Pop-eye is a condition resulting from injury, bacterial infection or poor water quality. Pop-eye can be fatal if left untreated in koi. As the name suggests, the condition results in the fish's eye appearing to pop-out of the socket. Distended eyes are a result of inflammation in the eye or around the surrounding tissue. Treatment of the condition is largely determined by accurate diagnosis of the cause. A hospital tank is recommended during treatment of non-water quality issues to reduce incidental damage to the koi or health of the pond ecosystem.
- Pop-eye is a condition resulting from injury, bacterial infection or poor water quality.
- A hospital tank is recommended during treatment of non-water quality issues to reduce incidental damage to the koi or health of the pond ecosystem.
Closely inspect the fish's eye for damage. Abrasions from erratic swimming, rough surfaces in the aquarium or damage by other fish may cause swelling of the eye. If necessary, catch the fish with a large net and inspect the fish while it is at the water's surface, in the net. Avoid prolonged removal of the fish from the water for inspection; stress will aggravate the condition.
Identify how many fish in the pond or aquarium display signs of pop-eye. It is rare that more than one fish will be fighting bacterial infection. If many fish are displaying pop-eye, water quality is the likely culprit.
Determine if one or both eyes are displaying pop-eye. If both eyes are displaying pop-eye, the cause is likely bacterial infection.
- Identify how many fish in the pond or aquarium display signs of pop-eye.
- If both eyes are displaying pop-eye, the cause is likely bacterial infection.
Measure the water quality. Use the aquarium test kit to measure the ammonia, nitrite and nitrate levels in the aquarium water. Also inspect the behaviour of the fish to determine if they appear to be lacking oxygen. Fish stressed by poor water conditions are more susceptible to disease.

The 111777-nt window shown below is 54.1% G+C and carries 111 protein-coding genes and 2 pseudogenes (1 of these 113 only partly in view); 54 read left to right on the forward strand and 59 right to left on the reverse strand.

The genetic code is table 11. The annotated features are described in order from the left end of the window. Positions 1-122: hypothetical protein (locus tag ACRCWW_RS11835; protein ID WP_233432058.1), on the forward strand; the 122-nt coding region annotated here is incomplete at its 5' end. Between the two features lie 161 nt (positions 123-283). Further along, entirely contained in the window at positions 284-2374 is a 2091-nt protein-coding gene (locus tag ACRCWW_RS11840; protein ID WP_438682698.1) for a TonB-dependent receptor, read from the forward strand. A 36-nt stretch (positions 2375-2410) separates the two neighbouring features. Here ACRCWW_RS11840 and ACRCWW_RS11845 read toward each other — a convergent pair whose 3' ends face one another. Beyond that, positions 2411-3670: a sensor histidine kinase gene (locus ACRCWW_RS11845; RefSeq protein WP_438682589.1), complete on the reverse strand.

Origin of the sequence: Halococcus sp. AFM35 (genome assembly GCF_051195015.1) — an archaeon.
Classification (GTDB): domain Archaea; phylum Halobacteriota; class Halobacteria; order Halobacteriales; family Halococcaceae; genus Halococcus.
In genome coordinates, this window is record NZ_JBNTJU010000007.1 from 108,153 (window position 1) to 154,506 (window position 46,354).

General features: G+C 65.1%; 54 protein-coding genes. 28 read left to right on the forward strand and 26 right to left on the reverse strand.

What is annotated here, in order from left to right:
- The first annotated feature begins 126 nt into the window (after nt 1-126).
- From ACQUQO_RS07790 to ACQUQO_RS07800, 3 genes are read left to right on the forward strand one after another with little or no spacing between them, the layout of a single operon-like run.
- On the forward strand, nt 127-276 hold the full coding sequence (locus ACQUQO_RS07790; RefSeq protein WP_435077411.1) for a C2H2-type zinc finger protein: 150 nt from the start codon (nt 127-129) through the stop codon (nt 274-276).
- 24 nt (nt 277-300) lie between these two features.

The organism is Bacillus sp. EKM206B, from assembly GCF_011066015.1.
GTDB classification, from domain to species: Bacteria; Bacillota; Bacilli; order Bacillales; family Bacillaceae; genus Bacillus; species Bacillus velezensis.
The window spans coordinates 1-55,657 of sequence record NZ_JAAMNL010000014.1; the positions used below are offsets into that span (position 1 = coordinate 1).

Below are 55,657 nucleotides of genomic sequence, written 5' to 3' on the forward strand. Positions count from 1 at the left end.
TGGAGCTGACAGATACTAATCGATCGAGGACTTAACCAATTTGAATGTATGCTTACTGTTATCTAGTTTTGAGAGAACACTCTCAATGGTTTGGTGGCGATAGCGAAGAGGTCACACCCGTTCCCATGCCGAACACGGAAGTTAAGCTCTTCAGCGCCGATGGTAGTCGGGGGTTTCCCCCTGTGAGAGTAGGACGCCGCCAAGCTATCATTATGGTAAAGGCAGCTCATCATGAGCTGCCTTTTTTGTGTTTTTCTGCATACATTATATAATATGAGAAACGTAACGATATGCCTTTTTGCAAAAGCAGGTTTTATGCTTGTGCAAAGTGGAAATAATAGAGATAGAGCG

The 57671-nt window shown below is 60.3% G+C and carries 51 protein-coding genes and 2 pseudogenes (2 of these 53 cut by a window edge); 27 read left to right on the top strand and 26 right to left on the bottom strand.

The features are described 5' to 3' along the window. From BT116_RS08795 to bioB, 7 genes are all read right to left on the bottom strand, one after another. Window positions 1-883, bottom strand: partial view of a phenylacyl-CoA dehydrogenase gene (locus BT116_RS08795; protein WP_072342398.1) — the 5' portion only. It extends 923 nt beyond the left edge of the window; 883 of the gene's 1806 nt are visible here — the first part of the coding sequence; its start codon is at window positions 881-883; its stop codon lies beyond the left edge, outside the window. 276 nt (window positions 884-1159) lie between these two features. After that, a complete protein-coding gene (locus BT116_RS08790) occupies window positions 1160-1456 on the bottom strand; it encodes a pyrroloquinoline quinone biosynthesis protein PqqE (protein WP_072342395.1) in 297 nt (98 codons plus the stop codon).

Perform water changes on the pond or aquarium. Replace 30 per cent of the water every four to five days until the water quality is restored.
Address the root cause of the water quality issue. Overfeeding, overstocking, inadequate filtration, inadequate oxygen exchange with the water surface, poor maintenance and toxin contamination all impact water quality. Your fish's environment will return to a poor state unless root cause conditions are addressed.
Move the fish to a hospital tank. Unless you are treating for water quality issues, move the fish to a smaller, more stable environment for treatment. Hospital tanks may be made from large clean tubs, new rubber dustbins or water troughs. Rinse the hospital tank to remove any contaminants. Fill the tank with 70% water from the aquarium or pond and 30% new dechlorinated water.
- Perform water changes on the pond or aquarium.
- Fill the tank with 70% water from the aquarium or pond and 30% new dechlorinated water.
Treat the hospital tank with antibiotics. Maracyn I and Maracyn II are effective for treating pop-eye, but like all antibacterial agents, the chemicals will destroy the biological balance in the aquarium or pond. The beneficial bacteria in an aquarium or pond that break down ammonia and nitrite will be damaged by antibiotics. Treat the hospital tank according to directions for the full duration of time. Replace 20 per cent of the water in the hospital tank with newly-treated water on a daily basis during treatment.
Ease the fish's stress by adding 1 tsp of rock salt to the hospital tank or aquarium for every 5 gallons of water. A slightly higher salinity will not harm your fish, but will aid your fish's breathing by improving the oxygen exchange between the water and the fish's gills.